Black Birch Cherry Birch Sweet Birch

=Habitat and Range.=--Moist grounds; rich woods, old pastures, fertile

hill-slopes, banks of rivers.

Newfoundland and Nova Scotia to the Lake Superior region.

Maine,--frequent; New Hampshire,--in the highlands of the southern

section, and along the Connecticut river valley to a short distance

north of Windsor; Vermont,--frequent in the western part of the state,

and in the southern Conn
cticut valley (Flora of Vermont, 1900);

Massachusetts and Rhode Island,--frequent throughout, especially in the

highlands, less often near the coast; Connecticut,--widely distributed,

especially in the Connecticut river valley, but not common.

South to Delaware, along the mountains to Florida; west to

Minnesota and Kansas.

=Habit.=--A medium-sized or rather large tree, 50-75 feet high, with a

trunk diameter of 1-4 feet, often conspicuous along precipitous ledges,

springing out of crevices in the rocks and assuming a variety of

picturesque forms. In open ground the dark trunk develops a symmetrical,

wide-spreading, hemispherical head broadest at its base, the lower limbs

horizontal or drooping sometimes nearly to the ground. The limbs are

long and slender, often more or less tortuous, and separated ultimately

into a delicate, polished spray. Distinguished by its long

purplish-yellow, pendulous catkins in spring, and in summer by its

glossy, bright green, and abundant foliage, which becomes yellow in


=Bark.=--Bark of trunk on old trees very dark, separating and cleaving

off in large, thickish plates; on young trees and on branches a dark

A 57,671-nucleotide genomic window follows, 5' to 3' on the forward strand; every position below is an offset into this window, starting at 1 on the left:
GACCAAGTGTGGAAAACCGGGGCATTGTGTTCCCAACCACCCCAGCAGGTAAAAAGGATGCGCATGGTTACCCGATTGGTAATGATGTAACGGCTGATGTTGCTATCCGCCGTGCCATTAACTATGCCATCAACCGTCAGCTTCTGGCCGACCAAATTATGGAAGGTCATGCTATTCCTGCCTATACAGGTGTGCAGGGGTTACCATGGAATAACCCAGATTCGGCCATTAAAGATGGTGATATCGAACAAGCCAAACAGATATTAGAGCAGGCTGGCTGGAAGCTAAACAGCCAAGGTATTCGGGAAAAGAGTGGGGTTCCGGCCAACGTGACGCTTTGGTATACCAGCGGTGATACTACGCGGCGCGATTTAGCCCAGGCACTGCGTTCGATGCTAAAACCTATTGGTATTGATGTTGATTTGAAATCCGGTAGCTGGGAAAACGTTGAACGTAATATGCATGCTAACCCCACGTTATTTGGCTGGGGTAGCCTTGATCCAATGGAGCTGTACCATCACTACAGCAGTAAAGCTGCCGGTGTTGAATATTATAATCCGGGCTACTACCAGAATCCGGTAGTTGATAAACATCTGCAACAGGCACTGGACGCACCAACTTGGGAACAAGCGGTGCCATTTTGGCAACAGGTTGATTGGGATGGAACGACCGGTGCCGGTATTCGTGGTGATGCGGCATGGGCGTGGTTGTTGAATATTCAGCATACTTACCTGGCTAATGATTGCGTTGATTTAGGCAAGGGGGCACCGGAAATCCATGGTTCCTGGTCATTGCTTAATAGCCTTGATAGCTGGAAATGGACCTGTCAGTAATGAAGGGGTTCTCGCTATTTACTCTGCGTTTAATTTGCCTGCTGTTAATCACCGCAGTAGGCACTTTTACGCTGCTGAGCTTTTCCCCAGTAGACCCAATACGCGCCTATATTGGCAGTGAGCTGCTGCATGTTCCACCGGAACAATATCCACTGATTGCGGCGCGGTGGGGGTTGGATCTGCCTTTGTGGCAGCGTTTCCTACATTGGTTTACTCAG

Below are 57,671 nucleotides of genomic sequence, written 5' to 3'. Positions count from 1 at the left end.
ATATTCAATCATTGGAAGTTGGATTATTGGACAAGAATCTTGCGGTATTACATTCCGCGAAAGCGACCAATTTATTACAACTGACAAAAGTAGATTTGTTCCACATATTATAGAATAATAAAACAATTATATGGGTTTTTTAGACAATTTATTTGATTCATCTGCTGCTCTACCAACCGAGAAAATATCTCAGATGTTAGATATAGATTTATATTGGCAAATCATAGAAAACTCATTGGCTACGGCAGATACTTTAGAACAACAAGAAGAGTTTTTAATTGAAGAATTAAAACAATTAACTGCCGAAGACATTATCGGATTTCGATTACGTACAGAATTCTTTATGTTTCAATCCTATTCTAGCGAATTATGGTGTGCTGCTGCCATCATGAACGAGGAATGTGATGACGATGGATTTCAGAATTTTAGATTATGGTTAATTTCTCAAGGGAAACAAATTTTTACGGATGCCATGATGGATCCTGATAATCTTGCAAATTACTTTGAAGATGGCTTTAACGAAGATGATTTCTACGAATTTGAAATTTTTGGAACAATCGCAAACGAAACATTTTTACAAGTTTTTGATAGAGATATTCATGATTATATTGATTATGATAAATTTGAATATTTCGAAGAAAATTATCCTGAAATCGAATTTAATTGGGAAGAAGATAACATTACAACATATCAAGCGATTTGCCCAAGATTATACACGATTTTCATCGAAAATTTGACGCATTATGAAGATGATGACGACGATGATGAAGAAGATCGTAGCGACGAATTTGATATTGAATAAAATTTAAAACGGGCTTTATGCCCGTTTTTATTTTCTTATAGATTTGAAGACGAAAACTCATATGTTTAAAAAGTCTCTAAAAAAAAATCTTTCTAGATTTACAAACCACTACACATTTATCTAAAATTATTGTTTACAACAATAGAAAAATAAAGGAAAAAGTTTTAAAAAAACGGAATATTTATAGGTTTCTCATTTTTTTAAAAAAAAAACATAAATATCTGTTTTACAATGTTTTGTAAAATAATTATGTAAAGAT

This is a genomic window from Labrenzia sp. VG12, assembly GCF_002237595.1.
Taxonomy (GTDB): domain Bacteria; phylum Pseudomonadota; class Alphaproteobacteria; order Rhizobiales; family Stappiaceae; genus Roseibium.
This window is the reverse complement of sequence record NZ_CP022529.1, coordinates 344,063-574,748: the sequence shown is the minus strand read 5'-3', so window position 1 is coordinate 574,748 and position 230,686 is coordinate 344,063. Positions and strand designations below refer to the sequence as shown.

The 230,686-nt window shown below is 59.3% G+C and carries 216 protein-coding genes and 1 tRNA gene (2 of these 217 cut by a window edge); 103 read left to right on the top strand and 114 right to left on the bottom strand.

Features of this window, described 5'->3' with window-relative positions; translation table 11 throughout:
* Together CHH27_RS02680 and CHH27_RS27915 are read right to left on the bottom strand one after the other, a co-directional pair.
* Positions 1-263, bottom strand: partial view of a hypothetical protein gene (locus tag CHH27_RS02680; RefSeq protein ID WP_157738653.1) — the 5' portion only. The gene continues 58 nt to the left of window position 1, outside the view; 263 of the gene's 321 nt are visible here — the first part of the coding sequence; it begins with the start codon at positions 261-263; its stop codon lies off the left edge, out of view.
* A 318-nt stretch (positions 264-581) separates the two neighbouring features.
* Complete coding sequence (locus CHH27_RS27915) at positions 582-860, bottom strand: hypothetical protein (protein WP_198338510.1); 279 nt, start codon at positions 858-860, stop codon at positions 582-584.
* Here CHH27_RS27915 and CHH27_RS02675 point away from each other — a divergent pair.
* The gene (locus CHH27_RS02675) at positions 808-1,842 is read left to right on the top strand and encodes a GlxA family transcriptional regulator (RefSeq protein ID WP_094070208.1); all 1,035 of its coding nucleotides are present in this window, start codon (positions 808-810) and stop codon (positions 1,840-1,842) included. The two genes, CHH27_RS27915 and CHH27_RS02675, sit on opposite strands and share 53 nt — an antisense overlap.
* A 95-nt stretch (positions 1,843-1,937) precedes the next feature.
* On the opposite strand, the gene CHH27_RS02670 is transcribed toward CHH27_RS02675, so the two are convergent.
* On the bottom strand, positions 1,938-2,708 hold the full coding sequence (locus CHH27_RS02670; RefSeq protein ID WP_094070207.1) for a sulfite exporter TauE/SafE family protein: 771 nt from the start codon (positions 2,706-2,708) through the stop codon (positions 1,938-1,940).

reddish-brown, not separating into thin layers, smooth, with numerous

horizontal lines 1-3 inches long; branchlets reddish-brown, shining,

with shorter lateral lines; season's shoots with small, pale dots. Inner

bark very aromatic, having a strong checkerberry flavor,--hence the

common name, checkerberry birch; called also cherry birch, from the

resemblance of its bark to that of the garden cherry.

=Winter Buds and Leaves.=--Buds reddish-brown, oblong or conical,

pointed, inner scales whitish, elongating as the bud opens. Leaves

simple, in alternate pairs, 3-4 inches long and one-half as wide,

shining green above and downy when young, paler beneath and

silvery-downy along the prominent, straight veins; outline ovate-oval,

ovate-oblong, or oval; sharply serrate to doubly serrate; apex acute to

acuminate; base heart-shaped to obtuse; leafstalk short, often curved,

hairy when young; stipules soon falling.

=Inflorescence.=--April to May. Sterile catkins 3-4 inches long,

slender, purplish-yellow; scales fringed: fertile catkins erect or

suberect, sessile or nearly so, 1/2-1 inch long, oblong-cylindrical;

bracts pubescent; lateral lobes wider than in B. lutea.

=Fruit.=--Fruiting catkins oblong-cylindrical, nearly erect; bracts with

3 short, nearly equal diverging lobes: nut obovate-oblong, wider than

its wings; upper part of seed-body usually appressed-pubescent.

=Horticultural Value.=--Hardy throughout New England; grows everywhere

from swamps to hilltops, but prefers moist rocky slopes and a loamy or

gravelly soil; occasionally offered by nurserymen; both nursery and

collected plants are moved without serious difficulty; apt to grow

rather unevenly.

1. Winter buds.

2. Flowering branch.

3. Sterile flower, back view.

4. Sterile flower, front view.

5. Fertile flower.

6. Fruiting branch.

7. Fruit.

8. Mature leaf.

=Betula lutea, Michx. f.=


=Habitat and Range.=--Low, rich woodlands, mountain slopes.